The Gloomy Octopus Hurls Things at its Neighbors

Today is the day you can emotionally identify with an invertebrate. Why?  A study of octopuses by researchers at the University of Sydney in Australia revealed a behavior rarely witnessed in the animal kingdom — the octopuses were chucking things at each other.

The study, amusingly named “In the line of fire: Debris throwing by wild octopuses,” focuses on Octopus tetricus, otherwise known as the gloomy octopus.

gloomy octopus

A gloomy octopus propels debris at another gloomy octopus (indicated by the arrow). Photo: Godfrey-Smith et al.

 

Scientists viewing 21 hours of video footage taken in 2015 observed the behavior in question. The irritated gloomy octopuses gathered shells, silt, or algae in their arms and web. They then used their siphon (the organ by which cephalopods propel themselves) to shoot the debris forcefully through the water.

While the behavior certainly wasn’t the norm, it happened enough that the scientists came up with a ranking system to judge the type of debris, intensity of throw, and other factors.

a graphic illustrating the gloomy octopus' throwing method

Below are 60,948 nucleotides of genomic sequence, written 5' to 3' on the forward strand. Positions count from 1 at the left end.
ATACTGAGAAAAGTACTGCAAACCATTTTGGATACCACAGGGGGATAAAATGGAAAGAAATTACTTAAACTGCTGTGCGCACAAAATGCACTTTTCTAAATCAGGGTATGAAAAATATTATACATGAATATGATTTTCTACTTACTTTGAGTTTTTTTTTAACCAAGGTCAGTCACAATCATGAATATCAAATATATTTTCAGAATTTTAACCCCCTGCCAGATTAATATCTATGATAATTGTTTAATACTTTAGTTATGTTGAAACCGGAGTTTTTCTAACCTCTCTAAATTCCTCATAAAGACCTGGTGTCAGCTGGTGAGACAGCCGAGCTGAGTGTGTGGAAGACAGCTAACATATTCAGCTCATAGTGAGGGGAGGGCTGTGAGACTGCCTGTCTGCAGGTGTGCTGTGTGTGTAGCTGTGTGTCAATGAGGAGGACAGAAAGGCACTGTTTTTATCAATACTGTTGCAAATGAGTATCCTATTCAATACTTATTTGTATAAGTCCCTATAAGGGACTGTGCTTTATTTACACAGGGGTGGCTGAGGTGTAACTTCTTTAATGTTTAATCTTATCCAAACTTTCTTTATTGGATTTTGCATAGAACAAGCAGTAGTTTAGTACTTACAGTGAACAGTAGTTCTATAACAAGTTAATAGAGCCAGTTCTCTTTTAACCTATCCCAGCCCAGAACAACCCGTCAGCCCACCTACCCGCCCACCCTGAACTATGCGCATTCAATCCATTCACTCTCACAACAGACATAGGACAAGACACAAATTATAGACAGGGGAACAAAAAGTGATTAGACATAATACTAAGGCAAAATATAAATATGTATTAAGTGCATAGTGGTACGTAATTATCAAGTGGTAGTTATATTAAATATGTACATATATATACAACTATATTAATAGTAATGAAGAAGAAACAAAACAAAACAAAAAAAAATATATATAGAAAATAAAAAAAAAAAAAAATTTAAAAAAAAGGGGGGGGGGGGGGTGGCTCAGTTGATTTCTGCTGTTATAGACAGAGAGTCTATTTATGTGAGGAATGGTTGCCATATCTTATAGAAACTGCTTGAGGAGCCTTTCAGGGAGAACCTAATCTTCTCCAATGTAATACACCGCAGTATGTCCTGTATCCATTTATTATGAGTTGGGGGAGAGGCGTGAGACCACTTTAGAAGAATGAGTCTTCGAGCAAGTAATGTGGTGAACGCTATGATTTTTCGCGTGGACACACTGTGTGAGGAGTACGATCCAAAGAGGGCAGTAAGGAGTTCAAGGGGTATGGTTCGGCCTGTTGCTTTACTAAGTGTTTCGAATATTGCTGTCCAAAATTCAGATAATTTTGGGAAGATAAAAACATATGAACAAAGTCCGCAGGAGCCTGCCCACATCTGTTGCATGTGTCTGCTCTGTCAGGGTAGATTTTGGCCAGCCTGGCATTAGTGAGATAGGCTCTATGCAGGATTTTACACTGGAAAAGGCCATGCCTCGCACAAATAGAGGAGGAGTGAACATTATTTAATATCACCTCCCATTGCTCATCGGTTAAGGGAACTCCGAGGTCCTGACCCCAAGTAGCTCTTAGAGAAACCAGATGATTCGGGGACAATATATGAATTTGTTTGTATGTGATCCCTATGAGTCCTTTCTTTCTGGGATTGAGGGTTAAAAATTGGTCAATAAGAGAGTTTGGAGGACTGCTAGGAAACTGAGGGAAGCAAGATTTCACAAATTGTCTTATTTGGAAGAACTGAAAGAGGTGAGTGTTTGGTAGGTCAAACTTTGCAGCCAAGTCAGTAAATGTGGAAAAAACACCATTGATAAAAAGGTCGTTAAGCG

It’s not exactly a fastball but it does the trick. Photos/illustration: Godfrey-Smith et al.

 

“We were seeing it reasonably often,” Peter Godfrey-Smith, philosopher of science at the University of Syndey and lead author of the study, told The New York Times.

A gloomy ocean neighborhood

Gloomy octopuses, like most octopuses, are normally solitary, anti-social animals. But two locations in Jervis Bay, Australia are apparently octopus heaven, with plentiful food and nice hiding places.

Even better for cephalopod-fancying researchers down under, the locations are surrounded by less food-and-shelter-abundant areas. The upshot? A consortium of gloomy octopuses all jostling for snacks and shelter. And sometimes things get heated.

In most of the footage, it’s a little unclear if the gloomy octopuses actually mean to hit each other with their projectiles, Godrey-Smith told the NYT. But in two cases, one octopus repeatedly “landed hit after hit,” on a neighbor, prompting the abused animal to start ducking in anticipation. If you live in certain neighborhoods, this behavior may seem familiar.

“They had dens right next to each other, and I think they didn’t like to be in each other’s faces as much as they were,” Godfrey-Smith continued.

Many species in the animal kingdom use projectiles, but only some social mammals — including, you guessed it, human beings — actually throw things at each other.

Andrew Marshall

Andrew Marshall is an award-winning painter, photographer, and freelance writer. Andrew's essays, illustrations, photographs, and poems can be found scattered across the web and in a variety of extremely low-paying literary journals. You can find more of his work at www.andrewmarshallimages.com, @andrewmarshallimages on Instagram and Facebook, and @pawn_andrew on Twitter (for as long as that lasts).